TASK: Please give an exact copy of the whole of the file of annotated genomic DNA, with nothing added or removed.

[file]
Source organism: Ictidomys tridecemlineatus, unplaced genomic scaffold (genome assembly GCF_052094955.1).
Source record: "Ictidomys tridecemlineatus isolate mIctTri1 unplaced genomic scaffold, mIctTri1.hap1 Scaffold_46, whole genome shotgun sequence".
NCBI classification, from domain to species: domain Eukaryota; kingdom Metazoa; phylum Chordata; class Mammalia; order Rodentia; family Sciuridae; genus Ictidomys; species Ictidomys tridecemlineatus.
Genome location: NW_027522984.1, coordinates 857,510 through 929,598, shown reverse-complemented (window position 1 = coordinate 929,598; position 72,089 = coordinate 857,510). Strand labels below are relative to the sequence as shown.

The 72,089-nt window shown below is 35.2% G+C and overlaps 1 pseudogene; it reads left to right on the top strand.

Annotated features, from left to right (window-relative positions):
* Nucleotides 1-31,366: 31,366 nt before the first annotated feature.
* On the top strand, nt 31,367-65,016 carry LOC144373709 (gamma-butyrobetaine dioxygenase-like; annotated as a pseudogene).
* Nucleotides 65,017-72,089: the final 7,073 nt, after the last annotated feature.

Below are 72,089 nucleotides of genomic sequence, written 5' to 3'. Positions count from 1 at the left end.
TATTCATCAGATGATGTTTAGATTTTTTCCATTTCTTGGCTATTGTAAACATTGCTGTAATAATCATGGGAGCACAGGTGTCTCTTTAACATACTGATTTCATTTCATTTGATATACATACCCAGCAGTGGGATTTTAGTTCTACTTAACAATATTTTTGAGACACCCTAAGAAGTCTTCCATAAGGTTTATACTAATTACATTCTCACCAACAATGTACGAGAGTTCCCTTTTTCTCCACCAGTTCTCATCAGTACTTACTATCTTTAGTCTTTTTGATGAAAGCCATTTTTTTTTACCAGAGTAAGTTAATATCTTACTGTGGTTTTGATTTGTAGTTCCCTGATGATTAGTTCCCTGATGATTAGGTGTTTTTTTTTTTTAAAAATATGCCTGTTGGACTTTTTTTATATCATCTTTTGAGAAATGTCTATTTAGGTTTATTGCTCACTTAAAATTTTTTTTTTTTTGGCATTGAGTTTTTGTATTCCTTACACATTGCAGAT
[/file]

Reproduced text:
Source organism: Ictidomys tridecemlineatus, unplaced genomic scaffold (genome assembly GCF_052094955.1).
Source record: "Ictidomys tridecemlineatus isolate mIctTri1 unplaced genomic scaffold, mIctTri1.hap1 Scaffold_46, whole genome shotgun sequence".
NCBI classification, from domain to species: domain Eukaryota; kingdom Metazoa; phylum Chordata; class Mammalia; order Rodentia; family Sciuridae; genus Ictidomys; species Ictidomys tridecemlineatus.
Genome location: NW_027522984.1, coordinates 857,510 through 929,598, shown reverse-complemented (window position 1 = coordinate 929,598; position 72,089 = coordinate 857,510). Strand labels below are relative to the sequence as shown.

The 72,089-nt window shown below is 35.2% G+C and overlaps 1 pseudogene; it reads left to right on the top strand.

Annotated features, from left to right (window-relative positions):
* Nucleotides 1-31,366: 31,366 nt before the first annotated feature.
* On the top strand, nt 31,367-65,016 carry LOC144373709 (gamma-butyrobetaine dioxygenase-like; annotated as a pseudogene).
* Nucleotides 65,017-72,089: the final 7,073 nt, after the last annotated feature.

Below are 72,089 nucleotides of genomic sequence, written 5' to 3'. Positions count from 1 at the left end.
TATTCATCAGATGATGTTTAGATTTTTTCCATTTCTTGGCTATTGTAAACATTGCTGTAATAATCATGGGAGCACAGGTGTCTCTTTAACATACTGATTTCATTTCATTTGATATACATACCCAGCAGTGGGATTTTAGTTCTACTTAACAATATTTTTGAGACACCCTAAGAAGTCTTCCATAAGGTTTATACTAATTACATTCTCACCAACAATGTACGAGAGTTCCCTTTTTCTCCACCAGTTCTCATCAGTACTTACTATCTTTAGTCTTTTTGATGAAAGCCATTTTTTTTTACCAGAGTAAGTTAATATCTTACTGTGGTTTTGATTTGTAGTTCCCTGATGATTAGTTCCCTGATGATTAGGTGTTTTTTTTTTTTAAAAATATGCCTGTTGGACTTTTTTTATATCATCTTTTGAGAAATGTCTATTTAGGTTTATTGCTCACTTAAAATTTTTTTTTTTTTGGCATTGAGTTTTTGTATTCCTTACACATTGCAGAT